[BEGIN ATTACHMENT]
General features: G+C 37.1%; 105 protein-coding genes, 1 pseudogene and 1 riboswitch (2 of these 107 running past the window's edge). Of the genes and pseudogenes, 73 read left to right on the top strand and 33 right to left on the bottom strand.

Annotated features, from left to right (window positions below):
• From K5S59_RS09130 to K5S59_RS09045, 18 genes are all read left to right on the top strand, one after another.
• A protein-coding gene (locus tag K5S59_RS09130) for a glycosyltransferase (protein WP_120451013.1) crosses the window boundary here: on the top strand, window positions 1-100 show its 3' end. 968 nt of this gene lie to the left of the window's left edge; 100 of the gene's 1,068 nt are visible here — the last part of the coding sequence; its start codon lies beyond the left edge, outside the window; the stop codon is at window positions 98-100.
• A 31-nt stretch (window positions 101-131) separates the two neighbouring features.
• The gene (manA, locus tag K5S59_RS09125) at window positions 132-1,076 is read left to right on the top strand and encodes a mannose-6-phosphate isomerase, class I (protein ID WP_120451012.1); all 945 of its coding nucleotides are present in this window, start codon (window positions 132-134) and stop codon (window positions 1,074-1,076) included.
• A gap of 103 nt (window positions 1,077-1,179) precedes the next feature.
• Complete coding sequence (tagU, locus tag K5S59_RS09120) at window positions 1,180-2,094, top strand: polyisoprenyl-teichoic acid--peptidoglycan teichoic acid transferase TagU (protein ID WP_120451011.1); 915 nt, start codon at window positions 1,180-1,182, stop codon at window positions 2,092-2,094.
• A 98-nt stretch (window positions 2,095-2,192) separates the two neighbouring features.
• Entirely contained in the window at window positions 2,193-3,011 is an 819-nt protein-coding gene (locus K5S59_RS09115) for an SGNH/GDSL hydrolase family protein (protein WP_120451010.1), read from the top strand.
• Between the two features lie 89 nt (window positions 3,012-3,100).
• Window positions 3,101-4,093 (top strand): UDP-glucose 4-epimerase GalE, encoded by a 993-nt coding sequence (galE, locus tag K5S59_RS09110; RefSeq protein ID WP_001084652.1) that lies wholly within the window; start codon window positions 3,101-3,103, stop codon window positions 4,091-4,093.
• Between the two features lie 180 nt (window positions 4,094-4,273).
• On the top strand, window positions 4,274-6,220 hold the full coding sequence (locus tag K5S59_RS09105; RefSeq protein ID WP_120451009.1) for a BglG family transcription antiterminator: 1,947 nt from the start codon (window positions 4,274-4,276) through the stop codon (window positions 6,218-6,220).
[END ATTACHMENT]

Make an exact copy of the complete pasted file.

General features: G+C 37.1%; 105 protein-coding genes, 1 pseudogene and 1 riboswitch (2 of these 107 running past the window's edge). Of the genes and pseudogenes, 73 read left to right on the top strand and 33 right to left on the bottom strand.

Annotated features, from left to right (window positions below):
• From K5S59_RS09130 to K5S59_RS09045, 18 genes are all read left to right on the top strand, one after another.
• A protein-coding gene (locus tag K5S59_RS09130) for a glycosyltransferase (protein WP_120451013.1) crosses the window boundary here: on the top strand, window positions 1-100 show its 3' end. 968 nt of this gene lie to the left of the window's left edge; 100 of the gene's 1,068 nt are visible here — the last part of the coding sequence; its start codon lies beyond the left edge, outside the window; the stop codon is at window positions 98-100.
• A 31-nt stretch (window positions 101-131) separates the two neighbouring features.
• The gene (manA, locus tag K5S59_RS09125) at window positions 132-1,076 is read left to right on the top strand and encodes a mannose-6-phosphate isomerase, class I (protein ID WP_120451012.1); all 945 of its coding nucleotides are present in this window, start codon (window positions 132-134) and stop codon (window positions 1,074-1,076) included.
• A gap of 103 nt (window positions 1,077-1,179) precedes the next feature.
• Complete coding sequence (tagU, locus tag K5S59_RS09120) at window positions 1,180-2,094, top strand: polyisoprenyl-teichoic acid--peptidoglycan teichoic acid transferase TagU (protein ID WP_120451011.1); 915 nt, start codon at window positions 1,180-1,182, stop codon at window positions 2,092-2,094.
• A 98-nt stretch (window positions 2,095-2,192) separates the two neighbouring features.
• Entirely contained in the window at window positions 2,193-3,011 is an 819-nt protein-coding gene (locus K5S59_RS09115) for an SGNH/GDSL hydrolase family protein (protein WP_120451010.1), read from the top strand.
• Between the two features lie 89 nt (window positions 3,012-3,100).
• Window positions 3,101-4,093 (top strand): UDP-glucose 4-epimerase GalE, encoded by a 993-nt coding sequence (galE, locus tag K5S59_RS09110; RefSeq protein ID WP_001084652.1) that lies wholly within the window; start codon window positions 3,101-3,103, stop codon window positions 4,091-4,093.
• Between the two features lie 180 nt (window positions 4,094-4,273).
• On the top strand, window positions 4,274-6,220 hold the full coding sequence (locus tag K5S59_RS09105; RefSeq protein ID WP_120451009.1) for a BglG family transcription antiterminator: 1,947 nt from the start codon (window positions 4,274-4,276) through the stop codon (window positions 6,218-6,220).